We also created a value stream organization, to “shake things up” and encourage people to step out of their comfort zones. They are engaging more, and along the way, we are reacting to problems faster thanks to a smoother information flow. We are learning by doing, “lowering the water level” – so to speak – so we can expose more and more problems.
With each clean room taking 12 months to convert, this is clearly an ambitious project. There is no doubt, however, that the new system is more efficient than the traditional one.
RP: With such a tech-heavy process, what are your thoughts on the coexistence between technology and human activity in the context of this lean turnaround?
BS: This is a heavily automated process indeed. CooperVision has been strong in the past on the automation of our core technologies and the lean conversion of the clean room has hardly touched any of that. All we did was joining the molding step with what we call fill-and-close. The greatest changes are happening on the industrial engineering and lean side of things – material movement, visualization, standardization in storage and material handling, stock levels, stopping the line when defects are detected, and so on. I personally believe that high levels of automation and Lean Thinking can coexist perfectly.
RP: Speaking of lean, how did people react to these changes?
BS: This plant has been operating for a decade with the same mindset: growing by expanding capacity. The new approach is completely different and entails a lot of change management. As we implemented the lean changes to one of our three clean rooms, there was concern among the operators. The workplace was changing drastically, and they were somewhat anxious. Within a month or two, however, concerns faded away and the atmosphere rapidly turned very positive.
I think there are two reasons behind that: we were very transparent about the reasons we are doing this, and we heavily involved people in the redesign. We asked them what physical changes to the layout they wanted to see, to make their job easier. Here’s an example: once the curing is over, operators need to walk to the ovens to remove the polymer contact lenses. In the old process, they had to walk by each chamber to check whether the curing was complete or not. Now that we installed a big screen which monitors the state of the curing process for each of the 36 ovens, they don’t need to walk as much. Their time is not being wasted anymore. It was a simple change, but it made their lives so much easier. There is no better way to fight resistance and make change self-sustaining than showing people how the changes we are implementing will benefit them.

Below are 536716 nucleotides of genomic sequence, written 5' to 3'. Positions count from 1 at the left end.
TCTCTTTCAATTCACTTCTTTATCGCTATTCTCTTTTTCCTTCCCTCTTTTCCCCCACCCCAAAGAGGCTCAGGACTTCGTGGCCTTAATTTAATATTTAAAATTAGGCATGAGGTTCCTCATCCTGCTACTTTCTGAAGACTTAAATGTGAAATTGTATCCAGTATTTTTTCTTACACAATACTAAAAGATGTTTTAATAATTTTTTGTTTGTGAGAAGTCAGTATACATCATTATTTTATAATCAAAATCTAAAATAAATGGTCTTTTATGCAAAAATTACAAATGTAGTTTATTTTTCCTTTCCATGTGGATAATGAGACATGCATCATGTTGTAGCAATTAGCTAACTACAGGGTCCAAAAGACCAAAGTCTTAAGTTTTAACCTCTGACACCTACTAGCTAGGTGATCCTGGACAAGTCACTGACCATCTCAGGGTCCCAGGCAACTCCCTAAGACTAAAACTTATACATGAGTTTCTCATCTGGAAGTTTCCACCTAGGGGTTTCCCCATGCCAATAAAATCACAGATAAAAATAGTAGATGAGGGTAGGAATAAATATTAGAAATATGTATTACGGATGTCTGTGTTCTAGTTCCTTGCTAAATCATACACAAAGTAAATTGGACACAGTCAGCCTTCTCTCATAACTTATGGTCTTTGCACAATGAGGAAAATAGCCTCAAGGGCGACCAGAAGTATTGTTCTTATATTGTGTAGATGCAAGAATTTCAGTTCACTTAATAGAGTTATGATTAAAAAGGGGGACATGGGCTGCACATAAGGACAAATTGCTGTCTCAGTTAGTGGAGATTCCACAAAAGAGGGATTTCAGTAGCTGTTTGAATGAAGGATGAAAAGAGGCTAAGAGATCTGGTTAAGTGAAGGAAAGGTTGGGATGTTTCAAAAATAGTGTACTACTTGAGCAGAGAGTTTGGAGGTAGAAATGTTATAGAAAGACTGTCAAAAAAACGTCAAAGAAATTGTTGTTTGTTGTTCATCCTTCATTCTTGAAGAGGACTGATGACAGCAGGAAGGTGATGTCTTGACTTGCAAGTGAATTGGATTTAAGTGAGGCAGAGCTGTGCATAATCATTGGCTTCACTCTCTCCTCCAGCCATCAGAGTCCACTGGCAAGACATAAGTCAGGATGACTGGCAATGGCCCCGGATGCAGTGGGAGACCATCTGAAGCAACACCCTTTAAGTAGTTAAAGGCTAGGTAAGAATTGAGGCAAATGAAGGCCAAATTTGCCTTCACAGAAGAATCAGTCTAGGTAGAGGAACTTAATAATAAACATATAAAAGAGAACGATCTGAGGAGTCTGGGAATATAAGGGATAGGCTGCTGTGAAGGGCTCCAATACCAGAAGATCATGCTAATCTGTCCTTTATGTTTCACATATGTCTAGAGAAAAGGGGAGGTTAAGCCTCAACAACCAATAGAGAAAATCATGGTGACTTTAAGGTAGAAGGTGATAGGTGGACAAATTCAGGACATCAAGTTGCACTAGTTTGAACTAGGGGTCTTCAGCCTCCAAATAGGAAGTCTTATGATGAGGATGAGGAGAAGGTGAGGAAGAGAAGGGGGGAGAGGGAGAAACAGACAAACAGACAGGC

RP: What is your timeline for the conversion of the rest of the plant?
BS: As I mentioned, our manufacturing site has three controlled environments, of which we have converted one for now. The plan is to convert the rest over the next three years. This is a one-year process that has to be planned carefully because in order to rearrange operations we need to take capacity out.
We are currently busy observing the converted clean room to see how it performs at full capacity, stress-testing it. It’s kind of like a model line for us! We are trying to understand what we missed, what parts of its layout can be further improved, so that the other two controlled environments can be better iterations of the process.
This article is also available in Hungarian 🇭🇺 here
Balázs Sebestyén is Managing Director and Plant Manager, CooperVision Hungary.